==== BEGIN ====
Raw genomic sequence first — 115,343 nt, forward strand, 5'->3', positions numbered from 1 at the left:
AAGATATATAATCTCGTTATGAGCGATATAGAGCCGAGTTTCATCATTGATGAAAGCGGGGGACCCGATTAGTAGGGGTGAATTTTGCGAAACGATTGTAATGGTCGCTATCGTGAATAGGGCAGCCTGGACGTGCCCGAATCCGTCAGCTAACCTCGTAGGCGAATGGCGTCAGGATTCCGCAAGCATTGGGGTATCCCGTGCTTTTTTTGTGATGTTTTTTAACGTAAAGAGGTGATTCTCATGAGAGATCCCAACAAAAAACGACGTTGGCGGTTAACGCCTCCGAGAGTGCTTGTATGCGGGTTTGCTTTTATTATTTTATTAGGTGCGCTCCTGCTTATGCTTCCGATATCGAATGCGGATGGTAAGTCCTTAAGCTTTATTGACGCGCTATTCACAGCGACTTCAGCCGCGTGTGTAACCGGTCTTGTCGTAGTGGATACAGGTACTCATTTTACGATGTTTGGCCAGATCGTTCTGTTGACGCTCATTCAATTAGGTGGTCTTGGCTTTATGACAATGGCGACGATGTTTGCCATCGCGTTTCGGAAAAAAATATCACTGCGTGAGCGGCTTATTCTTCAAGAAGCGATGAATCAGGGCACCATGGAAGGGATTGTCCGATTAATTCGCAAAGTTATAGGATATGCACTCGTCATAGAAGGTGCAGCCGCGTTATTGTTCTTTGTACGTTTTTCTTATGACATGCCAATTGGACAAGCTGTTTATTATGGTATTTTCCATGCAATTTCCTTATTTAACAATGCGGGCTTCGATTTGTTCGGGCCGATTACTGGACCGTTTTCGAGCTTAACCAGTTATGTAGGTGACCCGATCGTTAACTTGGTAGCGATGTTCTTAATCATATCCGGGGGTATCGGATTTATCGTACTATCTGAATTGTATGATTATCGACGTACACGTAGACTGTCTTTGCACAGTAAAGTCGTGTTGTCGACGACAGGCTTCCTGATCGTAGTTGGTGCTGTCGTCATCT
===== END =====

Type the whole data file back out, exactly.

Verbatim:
Raw genomic sequence first — 115,343 nt, forward strand, 5'->3', positions numbered from 1 at the left:
AAGATATATAATCTCGTTATGAGCGATATAGAGCCGAGTTTCATCATTGATGAAAGCGGGGGACCCGATTAGTAGGGGTGAATTTTGCGAAACGATTGTAATGGTCGCTATCGTGAATAGGGCAGCCTGGACGTGCCCGAATCCGTCAGCTAACCTCGTAGGCGAATGGCGTCAGGATTCCGCAAGCATTGGGGTATCCCGTGCTTTTTTTGTGATGTTTTTTAACGTAAAGAGGTGATTCTCATGAGAGATCCCAACAAAAAACGACGTTGGCGGTTAACGCCTCCGAGAGTGCTTGTATGCGGGTTTGCTTTTATTATTTTATTAGGTGCGCTCCTGCTTATGCTTCCGATATCGAATGCGGATGGTAAGTCCTTAAGCTTTATTGACGCGCTATTCACAGCGACTTCAGCCGCGTGTGTAACCGGTCTTGTCGTAGTGGATACAGGTACTCATTTTACGATGTTTGGCCAGATCGTTCTGTTGACGCTCATTCAATTAGGTGGTCTTGGCTTTATGACAATGGCGACGATGTTTGCCATCGCGTTTCGGAAAAAAATATCACTGCGTGAGCGGCTTATTCTTCAAGAAGCGATGAATCAGGGCACCATGGAAGGGATTGTCCGATTAATTCGCAAAGTTATAGGATATGCACTCGTCATAGAAGGTGCAGCCGCGTTATTGTTCTTTGTACGTTTTTCTTATGACATGCCAATTGGACAAGCTGTTTATTATGGTATTTTCCATGCAATTTCCTTATTTAACAATGCGGGCTTCGATTTGTTCGGGCCGATTACTGGACCGTTTTCGAGCTTAACCAGTTATGTAGGTGACCCGATCGTTAACTTGGTAGCGATGTTCTTAATCATATCCGGGGGTATCGGATTTATCGTACTATCTGAATTGTATGATTATCGACGTACACGTAGACTGTCTTTGCACAGTAAAGTCGTGTTGTCGACGACAGGCTTCCTGATCGTAGTTGGTGCTGTCGTCATCT